Espumilla Beach, Tagus Cove, Egas Port

Dec 12, 2018 - National Geographic Endeavour II


This morning we had a pre-breakfast kayak adventure. We hopped into the Zodiac and rode close to shore where we boarded the kayaks. The water was a bit choppy and it made kayaking a bit challenging for a beginning paddler. As the waves crashed against the rocks, we were in awe of the stunning scenery.

While we were looking ahead to plan our route we saw a fin zoom past us and we knew it was a shark. We confirmed our sighting with our naturalist and continued to paddle along. As we grew tired and paddling grew increasingly difficult, we got back on the Zodiac. On our way back to the ship we saw two more sharks which were identified as hammerheads.

Later in the morning, we had another opportunity for deep water snorkeling. The water was a bit choppy, but we had to take advantage of the chance to see more stunning marine organisms. Even in the murky water, we were able to catch a glimpse of sea turtles and a variety of fish. Above the water we saw flightless cormorants, pelicans, and blue footed bobbies. It was challenging to swim against the crashing waves, but it was an outing that was not to be missed!

We had a wet landing on the beach, where some people chose to swim while others took the opportunity to snorkel again. The beach had already been claimed by a group of sea lions. We watched them playing in the surf and even witnessed a young pup nursing. We took the trail to a coastal area of the island that was covered in lava. The contrast of the black lava and the turquoise water was striking. As we maneuvered around marine iguanas, we were on the lookout for fur seals. We were able to find one tucked away in a crack that was just waking up for his evening meal. As he headed to the water for his dinner, we went back to the ship for dinner and an evening concert by the captain.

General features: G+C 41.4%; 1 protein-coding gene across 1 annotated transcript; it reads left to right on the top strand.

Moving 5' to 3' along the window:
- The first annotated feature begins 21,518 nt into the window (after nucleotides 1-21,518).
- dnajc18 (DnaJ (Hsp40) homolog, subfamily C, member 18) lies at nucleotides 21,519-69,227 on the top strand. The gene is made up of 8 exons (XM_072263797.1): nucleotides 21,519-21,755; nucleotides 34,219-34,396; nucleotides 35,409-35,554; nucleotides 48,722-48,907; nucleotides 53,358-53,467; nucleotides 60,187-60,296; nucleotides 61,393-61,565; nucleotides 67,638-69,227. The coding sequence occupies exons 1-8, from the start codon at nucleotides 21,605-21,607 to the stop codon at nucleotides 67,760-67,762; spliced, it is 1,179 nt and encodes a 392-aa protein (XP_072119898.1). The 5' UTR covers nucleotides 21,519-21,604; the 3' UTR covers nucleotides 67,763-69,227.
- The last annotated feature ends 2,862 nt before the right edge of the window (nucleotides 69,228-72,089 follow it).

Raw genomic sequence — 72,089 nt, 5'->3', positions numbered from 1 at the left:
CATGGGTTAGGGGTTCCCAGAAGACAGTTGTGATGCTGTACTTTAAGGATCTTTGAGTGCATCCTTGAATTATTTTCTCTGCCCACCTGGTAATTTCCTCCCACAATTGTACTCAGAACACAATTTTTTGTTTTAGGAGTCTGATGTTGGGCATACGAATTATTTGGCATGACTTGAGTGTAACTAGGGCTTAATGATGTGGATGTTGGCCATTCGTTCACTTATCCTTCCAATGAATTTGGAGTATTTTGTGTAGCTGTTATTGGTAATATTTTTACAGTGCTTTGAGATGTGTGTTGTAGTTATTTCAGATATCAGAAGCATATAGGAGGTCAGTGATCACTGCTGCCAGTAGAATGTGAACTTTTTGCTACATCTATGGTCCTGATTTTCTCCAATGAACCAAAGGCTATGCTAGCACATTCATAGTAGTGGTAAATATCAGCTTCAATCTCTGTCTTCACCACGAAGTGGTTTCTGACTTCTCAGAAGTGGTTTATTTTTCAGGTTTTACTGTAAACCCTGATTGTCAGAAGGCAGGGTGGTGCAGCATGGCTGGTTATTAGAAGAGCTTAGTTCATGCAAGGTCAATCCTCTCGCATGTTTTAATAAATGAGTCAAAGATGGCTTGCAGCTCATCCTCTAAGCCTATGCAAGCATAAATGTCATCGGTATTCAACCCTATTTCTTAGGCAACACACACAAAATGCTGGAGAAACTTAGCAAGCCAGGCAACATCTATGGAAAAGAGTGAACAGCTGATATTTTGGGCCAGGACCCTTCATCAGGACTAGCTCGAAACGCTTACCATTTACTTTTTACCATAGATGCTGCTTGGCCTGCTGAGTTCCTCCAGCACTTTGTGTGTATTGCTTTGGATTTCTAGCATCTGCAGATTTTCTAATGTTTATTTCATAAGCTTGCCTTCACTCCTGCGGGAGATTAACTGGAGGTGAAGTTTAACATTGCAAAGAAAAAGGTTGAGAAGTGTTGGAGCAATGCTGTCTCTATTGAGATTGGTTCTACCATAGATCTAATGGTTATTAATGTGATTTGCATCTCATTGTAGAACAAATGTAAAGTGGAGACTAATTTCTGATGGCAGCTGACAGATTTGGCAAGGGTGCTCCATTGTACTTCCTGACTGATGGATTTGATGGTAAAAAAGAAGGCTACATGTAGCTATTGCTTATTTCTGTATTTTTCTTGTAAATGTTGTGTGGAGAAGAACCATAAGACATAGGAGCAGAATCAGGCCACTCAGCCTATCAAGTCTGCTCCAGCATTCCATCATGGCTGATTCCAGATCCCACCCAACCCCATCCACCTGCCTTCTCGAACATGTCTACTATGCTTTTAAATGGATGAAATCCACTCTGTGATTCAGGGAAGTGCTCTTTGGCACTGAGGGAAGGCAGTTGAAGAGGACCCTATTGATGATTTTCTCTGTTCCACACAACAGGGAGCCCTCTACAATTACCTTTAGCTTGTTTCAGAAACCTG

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About the Author

Sarah Compton and Abra Koch, Grosvenor Teacher Fellows.

Sarah Compton and Abra Koch, Grosvenor Teacher Fellows.

About the Photographer

Jonathan Aguas

Naturalist/Certified Photo Instructor

Jonathan was born into one of only a handful of families that reaches back five generations in Galápagos, in the town of Puerto Baquerizo Moreno, on San Cristobal Island. He first left the islands when he won a highly-coveted scholarship to finish his studies in the U.S.  This was the start of his life-long passion for science and languages.

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